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Thomas Woolner

English Pre-Raphaelite sculptor (1825 - 1892)

Woolner was considered to be a leading sculptor of mid-Victorian England. He trained under Charles and William Behnes and entered the Royal Academy schools in 1842, exhibiting at the Academy the following year. His statuette of Puck attracted praise from William Holman Hunt and Woolner joined the Pre Raphaelite Brotherhood in 1848. He was committed to the philosophy of the Pre Raphaelites and his work portrayed the exactness and 'truthfullness' of nature. In 1852 Woolner emigrated to Australia to join the gold rush but this did not bring financial success and failing to secure a commision for a statue of William Charles Wentworth, he returned to London in 1854. The majority of Woolner's work consisted of portrait statues and amongst these were busts of Richard Cobden (1865) and Charles Kingsley (1876) both of which are in Westminster Abbey. Woolner was elected Associate of Royal Academy in 1871, became a member in 1874 and was appointed Professor of Sculpture in 1877. He resigned in 1879.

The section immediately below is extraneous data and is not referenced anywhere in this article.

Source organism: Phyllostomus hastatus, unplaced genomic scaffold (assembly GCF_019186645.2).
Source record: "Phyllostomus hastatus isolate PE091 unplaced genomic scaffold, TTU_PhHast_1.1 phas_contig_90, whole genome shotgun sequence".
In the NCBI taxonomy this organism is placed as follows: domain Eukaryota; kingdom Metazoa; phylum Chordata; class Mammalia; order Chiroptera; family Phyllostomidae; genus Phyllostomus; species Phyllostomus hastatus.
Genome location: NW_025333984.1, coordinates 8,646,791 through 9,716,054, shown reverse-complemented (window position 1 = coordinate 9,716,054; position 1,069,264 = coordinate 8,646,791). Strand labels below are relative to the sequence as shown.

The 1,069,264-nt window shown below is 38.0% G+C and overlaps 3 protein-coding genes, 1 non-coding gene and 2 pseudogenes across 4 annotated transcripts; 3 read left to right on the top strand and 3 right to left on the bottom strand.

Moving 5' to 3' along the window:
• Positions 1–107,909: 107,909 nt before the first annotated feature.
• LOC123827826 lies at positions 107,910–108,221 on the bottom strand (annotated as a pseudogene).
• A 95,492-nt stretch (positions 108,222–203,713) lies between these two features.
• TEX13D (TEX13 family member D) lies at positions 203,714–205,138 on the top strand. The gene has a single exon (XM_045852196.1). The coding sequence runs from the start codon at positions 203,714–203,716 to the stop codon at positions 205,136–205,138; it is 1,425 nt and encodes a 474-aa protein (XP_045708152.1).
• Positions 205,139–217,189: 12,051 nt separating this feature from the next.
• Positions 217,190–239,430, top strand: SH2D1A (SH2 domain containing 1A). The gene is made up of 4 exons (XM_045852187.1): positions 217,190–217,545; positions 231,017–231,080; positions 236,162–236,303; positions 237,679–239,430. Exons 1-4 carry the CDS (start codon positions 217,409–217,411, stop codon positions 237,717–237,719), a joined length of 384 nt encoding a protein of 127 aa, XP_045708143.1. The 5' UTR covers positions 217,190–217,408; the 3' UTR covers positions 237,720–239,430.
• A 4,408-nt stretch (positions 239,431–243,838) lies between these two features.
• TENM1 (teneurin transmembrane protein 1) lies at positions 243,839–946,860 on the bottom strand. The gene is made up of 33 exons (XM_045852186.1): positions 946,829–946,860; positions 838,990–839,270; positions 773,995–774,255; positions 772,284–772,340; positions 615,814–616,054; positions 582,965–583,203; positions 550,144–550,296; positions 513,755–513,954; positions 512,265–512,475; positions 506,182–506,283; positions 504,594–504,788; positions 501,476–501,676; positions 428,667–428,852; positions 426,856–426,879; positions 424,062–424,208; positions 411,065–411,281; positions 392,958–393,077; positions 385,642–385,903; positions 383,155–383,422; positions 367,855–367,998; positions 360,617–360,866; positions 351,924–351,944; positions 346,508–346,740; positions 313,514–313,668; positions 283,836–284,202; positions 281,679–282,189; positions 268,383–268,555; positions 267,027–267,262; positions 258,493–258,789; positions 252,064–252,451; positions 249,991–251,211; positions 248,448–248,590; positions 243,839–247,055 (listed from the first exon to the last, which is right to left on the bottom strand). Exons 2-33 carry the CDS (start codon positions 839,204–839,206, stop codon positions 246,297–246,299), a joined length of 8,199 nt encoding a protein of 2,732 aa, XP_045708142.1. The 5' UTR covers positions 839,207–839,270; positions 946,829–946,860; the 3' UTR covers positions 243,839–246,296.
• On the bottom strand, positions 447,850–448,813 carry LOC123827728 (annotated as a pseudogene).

• Gender
  • Relationship
    Previous owner
  • Nationality
    British: English
  • Born
  • Place of birth
    Europe: Northern Europe: UK: England: Suffolk: Hadleigh
  • Died
  • Place of death
    Europe: Northern Europe: UK: England: London
  • Cause of death
    Unknown or unrecorded
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